It’s good to see Koramba buzzing with activity again.
Everything’s gearing up to take advantage of the massive amount of water that’s been dumped on the farm over the last few weeks. Every available acre of land that’s not already growing barley will be planted in cotton.
The dry, brown landscape has been transformed again to green grasses and plants and every water storage facility is full to the brim. Hundreds of thousands of birds are nesting and feeding around the dams after their 2 year absence.
Even the local shops have an attitude of expectancy again as the farms all gear up for what’s anticipated to be a bumper couple of years.
Amidst this intense activity we’ve been working to get the quarters ready to receive the backpackers who will arrive to begin jobs such as planting, pipe throwing (getting the irrigation pipes ready that will spill water into the many thousands of furrows alongside the cotton plants) and irrigating. The harvest contractors will arrive soon to begin harvesting the thousands of acres of barley that’s already turning golden.
Smack in the middle of this activity I get a health scare.
This means a seemingly endless round of tests and consultations that couldn’t have happened at a worse time.
We’re determined to ensure this has a minimal effect on the preparations to open the quarters.
To this end we spoke to an old friend and work colleague, Fiona.
She was at a loose end and was happy to come out and work with Kerrie for a couple of weeks while I went through the merry go round of tests, scans and biopsies in Brisbane.
I’d have thought most women, who’re used to the city’s busy and varied lifestyle, would be reluctant to just drop everything and come way out here into a lifestyle that is completely different and in many ways quite harsh compared to city comfort but Fiona did just that.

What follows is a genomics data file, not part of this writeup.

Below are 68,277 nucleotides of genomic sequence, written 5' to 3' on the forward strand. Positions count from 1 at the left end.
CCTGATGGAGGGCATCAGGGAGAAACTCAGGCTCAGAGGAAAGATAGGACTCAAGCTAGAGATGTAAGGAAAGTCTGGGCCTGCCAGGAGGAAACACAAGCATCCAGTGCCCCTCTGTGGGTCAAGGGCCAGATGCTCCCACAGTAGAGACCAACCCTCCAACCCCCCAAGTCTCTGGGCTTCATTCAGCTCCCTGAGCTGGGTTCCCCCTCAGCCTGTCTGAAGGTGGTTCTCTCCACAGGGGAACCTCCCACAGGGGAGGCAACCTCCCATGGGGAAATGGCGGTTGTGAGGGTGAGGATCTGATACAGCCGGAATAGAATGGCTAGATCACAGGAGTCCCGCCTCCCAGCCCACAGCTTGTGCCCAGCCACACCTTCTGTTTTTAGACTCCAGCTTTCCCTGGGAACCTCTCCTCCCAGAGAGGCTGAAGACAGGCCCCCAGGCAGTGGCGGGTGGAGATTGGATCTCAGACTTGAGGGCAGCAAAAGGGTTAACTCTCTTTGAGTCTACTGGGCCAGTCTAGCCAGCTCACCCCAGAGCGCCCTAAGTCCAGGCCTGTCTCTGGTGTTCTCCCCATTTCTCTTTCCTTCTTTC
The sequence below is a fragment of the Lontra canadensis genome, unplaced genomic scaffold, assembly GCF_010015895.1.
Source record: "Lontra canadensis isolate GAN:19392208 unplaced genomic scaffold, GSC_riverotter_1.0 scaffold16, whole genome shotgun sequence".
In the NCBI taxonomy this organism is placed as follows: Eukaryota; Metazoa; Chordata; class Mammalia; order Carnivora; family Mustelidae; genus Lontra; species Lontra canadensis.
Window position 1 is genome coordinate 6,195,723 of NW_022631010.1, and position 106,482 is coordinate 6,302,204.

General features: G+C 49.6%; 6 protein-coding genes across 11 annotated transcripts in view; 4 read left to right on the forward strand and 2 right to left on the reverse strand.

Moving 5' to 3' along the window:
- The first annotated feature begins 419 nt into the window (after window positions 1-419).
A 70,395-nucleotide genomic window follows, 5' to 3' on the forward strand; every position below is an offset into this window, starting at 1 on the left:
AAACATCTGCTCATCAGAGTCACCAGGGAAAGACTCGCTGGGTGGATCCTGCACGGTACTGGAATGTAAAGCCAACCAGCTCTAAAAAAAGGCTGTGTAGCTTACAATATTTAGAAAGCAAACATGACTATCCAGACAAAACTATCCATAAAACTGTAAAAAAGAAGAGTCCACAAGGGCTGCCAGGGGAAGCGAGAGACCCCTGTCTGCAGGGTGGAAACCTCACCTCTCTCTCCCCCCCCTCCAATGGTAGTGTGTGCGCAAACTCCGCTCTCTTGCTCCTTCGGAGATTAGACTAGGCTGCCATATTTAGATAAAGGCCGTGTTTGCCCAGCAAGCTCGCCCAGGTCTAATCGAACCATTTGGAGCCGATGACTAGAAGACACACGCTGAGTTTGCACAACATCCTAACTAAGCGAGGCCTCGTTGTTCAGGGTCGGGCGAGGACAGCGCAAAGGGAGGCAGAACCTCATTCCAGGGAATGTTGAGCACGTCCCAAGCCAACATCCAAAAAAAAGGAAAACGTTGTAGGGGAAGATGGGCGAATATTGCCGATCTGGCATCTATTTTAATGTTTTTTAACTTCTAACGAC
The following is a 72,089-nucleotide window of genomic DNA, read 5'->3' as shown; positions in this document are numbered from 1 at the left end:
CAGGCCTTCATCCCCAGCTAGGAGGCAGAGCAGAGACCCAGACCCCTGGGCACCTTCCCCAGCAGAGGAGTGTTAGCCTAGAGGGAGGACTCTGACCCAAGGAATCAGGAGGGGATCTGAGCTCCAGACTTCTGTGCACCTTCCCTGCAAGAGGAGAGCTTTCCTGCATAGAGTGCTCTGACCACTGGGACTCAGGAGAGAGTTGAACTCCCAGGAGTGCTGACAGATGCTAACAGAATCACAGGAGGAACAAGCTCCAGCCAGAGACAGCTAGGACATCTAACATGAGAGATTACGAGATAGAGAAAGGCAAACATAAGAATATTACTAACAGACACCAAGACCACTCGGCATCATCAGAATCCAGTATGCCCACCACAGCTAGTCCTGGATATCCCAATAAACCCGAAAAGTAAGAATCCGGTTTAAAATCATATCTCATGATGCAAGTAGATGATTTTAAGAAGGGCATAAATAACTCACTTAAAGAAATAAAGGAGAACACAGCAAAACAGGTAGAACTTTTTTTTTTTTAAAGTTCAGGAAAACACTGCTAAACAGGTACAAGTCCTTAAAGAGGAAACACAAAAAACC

She arrived with a smile and an attitude that seemed to say, “I’ve no idea what I’m getting into but I’ll give it my best”.
The next day was a drive back to Goondiwindi to purchase two full Ute loads of food for the initial stocking of the kitchen.
We’ve given the camp a quick but thorough face lift as the last 2 ½ years of laying idle has rendered it untidy and tired looking with many basic facilities not working properly. The mess room has new table tops and benches and a new crib lunch system, which utilises a new double door fridge to keep the meats and sandwich fillings cold. It’s also had the large cracks in the walls and roof fixed and a paint job. Leaking rooves have been repaired, the kitchen painted and a few new pieces of equipment have been added.
The courtyard pavers have been straightened, a new water tank installed to replace the badly leaking old concrete one and, Kerrie’s favourite addition, a tap on the outside wall of the mess room that takes water from the rainwater tank and runs it through a copper coil in the cold room. This offers easy to get at COLD water for drinking. It’s also been piped to the kitchen so we now have fresh rainwater in the kitchen also. New shelves have also been installed in the cold room.
A whole block of dongers has relined and repainted walls and ceilings and walls have been fixed in the toilets and showers.
The camp is now looking and functioning very well.
Since this is a fresh start we’ve redefined the policies and a number of systems that we’re confident will make for better operation of the quarters and a more acceptable experience for the inhabitants.
The initial intake of 10 workers arrived on the day I had to leave for Brisbane, 9 blokes and 1 girl.
They come from Russia, England, South Africa and Ireland and we have to say we are impressed by them. They seem a happy lot, keen and willing to work and are courteous and well mannered around the camp. We can’t speak for their work effort out on the farm but from what we’ve heard that’s pretty good also.
Kerrie and Fiona soon made them feel welcome and settled them in to their rooms on their first day here and the old single men’s quarters at Koramba Cotton Farm was once again doing what it has done very well for some 30 years, making a temporary home for workers from far flung places around the world.